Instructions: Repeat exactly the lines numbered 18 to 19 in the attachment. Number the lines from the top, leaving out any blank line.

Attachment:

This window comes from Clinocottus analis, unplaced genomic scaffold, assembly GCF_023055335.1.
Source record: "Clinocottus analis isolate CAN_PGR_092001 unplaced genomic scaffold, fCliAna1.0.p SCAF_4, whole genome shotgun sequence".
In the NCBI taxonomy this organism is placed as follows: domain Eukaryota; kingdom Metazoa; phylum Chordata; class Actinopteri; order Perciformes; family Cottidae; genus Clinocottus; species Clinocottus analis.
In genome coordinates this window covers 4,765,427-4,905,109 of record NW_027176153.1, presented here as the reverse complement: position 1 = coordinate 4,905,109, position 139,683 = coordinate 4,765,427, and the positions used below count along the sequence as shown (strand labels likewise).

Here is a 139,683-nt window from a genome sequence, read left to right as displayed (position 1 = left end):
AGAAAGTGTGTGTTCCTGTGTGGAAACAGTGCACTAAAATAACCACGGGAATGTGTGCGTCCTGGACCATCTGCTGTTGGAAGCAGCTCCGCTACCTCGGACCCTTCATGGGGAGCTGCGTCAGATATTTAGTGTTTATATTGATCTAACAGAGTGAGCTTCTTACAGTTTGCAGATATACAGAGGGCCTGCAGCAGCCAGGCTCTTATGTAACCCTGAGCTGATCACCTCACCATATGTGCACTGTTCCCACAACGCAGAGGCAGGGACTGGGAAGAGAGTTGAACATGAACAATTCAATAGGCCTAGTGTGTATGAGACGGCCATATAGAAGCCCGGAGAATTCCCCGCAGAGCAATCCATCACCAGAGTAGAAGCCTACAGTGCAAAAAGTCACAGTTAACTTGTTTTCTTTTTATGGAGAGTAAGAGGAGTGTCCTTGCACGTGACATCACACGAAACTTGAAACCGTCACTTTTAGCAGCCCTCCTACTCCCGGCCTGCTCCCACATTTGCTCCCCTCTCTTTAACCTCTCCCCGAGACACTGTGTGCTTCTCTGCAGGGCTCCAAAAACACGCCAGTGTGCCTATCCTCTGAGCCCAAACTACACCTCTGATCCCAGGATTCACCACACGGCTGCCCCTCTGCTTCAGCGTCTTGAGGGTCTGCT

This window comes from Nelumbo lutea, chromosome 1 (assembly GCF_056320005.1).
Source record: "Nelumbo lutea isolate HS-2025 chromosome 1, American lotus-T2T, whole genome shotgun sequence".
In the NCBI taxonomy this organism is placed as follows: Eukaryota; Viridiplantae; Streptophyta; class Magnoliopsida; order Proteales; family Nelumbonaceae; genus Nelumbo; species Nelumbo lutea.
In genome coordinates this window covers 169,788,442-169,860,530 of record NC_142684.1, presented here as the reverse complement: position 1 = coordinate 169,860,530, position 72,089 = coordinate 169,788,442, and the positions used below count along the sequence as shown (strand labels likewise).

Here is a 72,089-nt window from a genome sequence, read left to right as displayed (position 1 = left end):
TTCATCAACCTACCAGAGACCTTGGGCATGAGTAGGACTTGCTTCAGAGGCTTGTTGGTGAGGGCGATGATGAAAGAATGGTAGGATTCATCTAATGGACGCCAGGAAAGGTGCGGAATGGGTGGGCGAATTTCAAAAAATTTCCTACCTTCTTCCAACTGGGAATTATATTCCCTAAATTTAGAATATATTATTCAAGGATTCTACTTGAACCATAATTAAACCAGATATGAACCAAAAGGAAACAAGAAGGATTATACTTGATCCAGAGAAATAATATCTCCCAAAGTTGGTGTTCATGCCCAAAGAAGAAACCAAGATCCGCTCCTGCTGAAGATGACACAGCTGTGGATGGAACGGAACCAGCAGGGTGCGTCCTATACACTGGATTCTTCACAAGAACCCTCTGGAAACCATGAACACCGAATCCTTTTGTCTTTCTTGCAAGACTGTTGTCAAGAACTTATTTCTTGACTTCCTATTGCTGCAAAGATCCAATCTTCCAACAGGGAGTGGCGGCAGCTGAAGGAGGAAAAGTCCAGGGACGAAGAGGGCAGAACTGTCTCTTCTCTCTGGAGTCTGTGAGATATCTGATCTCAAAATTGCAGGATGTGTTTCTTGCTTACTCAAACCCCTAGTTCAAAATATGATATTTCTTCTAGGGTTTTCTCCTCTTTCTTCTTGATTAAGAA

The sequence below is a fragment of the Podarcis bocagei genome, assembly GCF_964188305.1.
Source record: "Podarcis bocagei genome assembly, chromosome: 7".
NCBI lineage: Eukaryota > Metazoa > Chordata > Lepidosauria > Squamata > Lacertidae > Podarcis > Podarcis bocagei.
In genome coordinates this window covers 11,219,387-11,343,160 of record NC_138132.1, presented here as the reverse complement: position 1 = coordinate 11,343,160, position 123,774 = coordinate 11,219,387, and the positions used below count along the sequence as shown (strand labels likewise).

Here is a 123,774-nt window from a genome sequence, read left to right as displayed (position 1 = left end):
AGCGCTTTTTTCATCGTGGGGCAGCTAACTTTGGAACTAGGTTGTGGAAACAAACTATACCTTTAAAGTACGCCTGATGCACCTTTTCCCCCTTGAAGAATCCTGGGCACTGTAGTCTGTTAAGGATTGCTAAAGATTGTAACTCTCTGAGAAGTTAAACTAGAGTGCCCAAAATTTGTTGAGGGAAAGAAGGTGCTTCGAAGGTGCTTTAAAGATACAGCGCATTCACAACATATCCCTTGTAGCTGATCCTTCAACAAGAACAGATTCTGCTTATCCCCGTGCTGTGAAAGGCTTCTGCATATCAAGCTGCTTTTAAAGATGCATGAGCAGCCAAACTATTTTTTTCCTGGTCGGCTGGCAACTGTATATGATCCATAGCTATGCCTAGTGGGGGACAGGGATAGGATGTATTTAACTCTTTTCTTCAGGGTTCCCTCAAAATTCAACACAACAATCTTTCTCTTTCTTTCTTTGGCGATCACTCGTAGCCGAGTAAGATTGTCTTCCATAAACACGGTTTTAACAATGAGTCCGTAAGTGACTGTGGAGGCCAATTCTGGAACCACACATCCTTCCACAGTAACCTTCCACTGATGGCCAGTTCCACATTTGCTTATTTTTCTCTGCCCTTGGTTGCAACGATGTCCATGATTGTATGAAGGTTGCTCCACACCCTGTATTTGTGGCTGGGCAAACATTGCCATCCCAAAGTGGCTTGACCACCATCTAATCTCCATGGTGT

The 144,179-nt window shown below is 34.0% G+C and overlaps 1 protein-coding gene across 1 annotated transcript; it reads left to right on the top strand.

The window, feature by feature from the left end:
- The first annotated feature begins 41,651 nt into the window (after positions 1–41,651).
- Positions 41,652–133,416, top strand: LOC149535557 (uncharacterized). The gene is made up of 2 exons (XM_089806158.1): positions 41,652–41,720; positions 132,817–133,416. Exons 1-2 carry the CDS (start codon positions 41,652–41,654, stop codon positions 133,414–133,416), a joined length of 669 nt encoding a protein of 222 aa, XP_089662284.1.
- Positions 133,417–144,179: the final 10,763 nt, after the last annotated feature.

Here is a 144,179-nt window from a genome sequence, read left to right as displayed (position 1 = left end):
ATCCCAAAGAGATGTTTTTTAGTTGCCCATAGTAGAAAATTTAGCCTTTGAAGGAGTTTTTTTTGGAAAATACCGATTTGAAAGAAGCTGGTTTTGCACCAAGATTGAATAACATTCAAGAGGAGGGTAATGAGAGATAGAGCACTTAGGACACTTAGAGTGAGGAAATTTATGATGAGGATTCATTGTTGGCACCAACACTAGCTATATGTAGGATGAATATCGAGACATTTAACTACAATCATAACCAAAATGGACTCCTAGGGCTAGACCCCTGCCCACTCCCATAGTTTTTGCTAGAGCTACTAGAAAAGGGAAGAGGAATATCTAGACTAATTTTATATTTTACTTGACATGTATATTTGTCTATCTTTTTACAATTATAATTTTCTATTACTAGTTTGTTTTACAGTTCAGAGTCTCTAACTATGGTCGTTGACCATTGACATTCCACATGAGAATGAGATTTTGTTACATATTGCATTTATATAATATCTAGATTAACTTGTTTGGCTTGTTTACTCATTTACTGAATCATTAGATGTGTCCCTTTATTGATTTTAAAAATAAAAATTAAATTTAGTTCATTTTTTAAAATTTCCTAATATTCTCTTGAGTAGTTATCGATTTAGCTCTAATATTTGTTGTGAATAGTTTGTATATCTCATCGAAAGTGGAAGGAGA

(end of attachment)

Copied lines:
AGCGCTTTTTTCATCGTGGGGCAGCTAACTTTGGAACTAGGTTGTGGAAACAAACTATACCTTTAAAGTACGCCTGATGCACCTTTTCCCCCTTGAAGAATCCTGGGCACTGTAGTCTGTTAAGGATTGCTAAAGATTGTAACTCTCTGAGAAGTTAAACTAGAGTGCCCAAAATTTGTTGAGGGAAAGAAGGTGCTTCGAAGGTGCTTTAAAGATACAGCGCATTCACAACATATCCCTTGTAGCTGATCCTTCAACAAGAACAGATTCTGCTTATCCCCGTGCTGTGAAAGGCTTCTGCATATCAAGCTGCTTTTAAAGATGCATGAGCAGCCAAACTATTTTTTTCCTGGTCGGCTGGCAACTGTATATGATCCATAGCTATGCCTAGTGGGGGACAGGGATAGGATGTATTTAACTCTTTTCTTCAGGGTTCCCTCAAAATTCAACACAACAATCTTTCTCTTTCTTTCTTTGGCGATCACTCGTAGCCGAGTAAGATTGTCTTCCATAAACACGGTTTTAACAATGAGTCCGTAAGTGACTGTGGAGGCCAATTCTGGAACCACACATCCTTCCACAGTAACCTTCCACTGATGGCCAGTTCCACATTTGCTTATTTTTCTCTGCCCTTGGTTGCAACGATGTCCATGATTGTATGAAGGTTGCTCCACACCCTGTATTTGTGGCTGGGCAAACATTGCCATCCCAAAGTGGCTTGACCACCATCTAATCTCCATGGTGT

The 144,179-nt window shown below is 34.0% G+C and overlaps 1 protein-coding gene across 1 annotated transcript; it reads left to right on the top strand.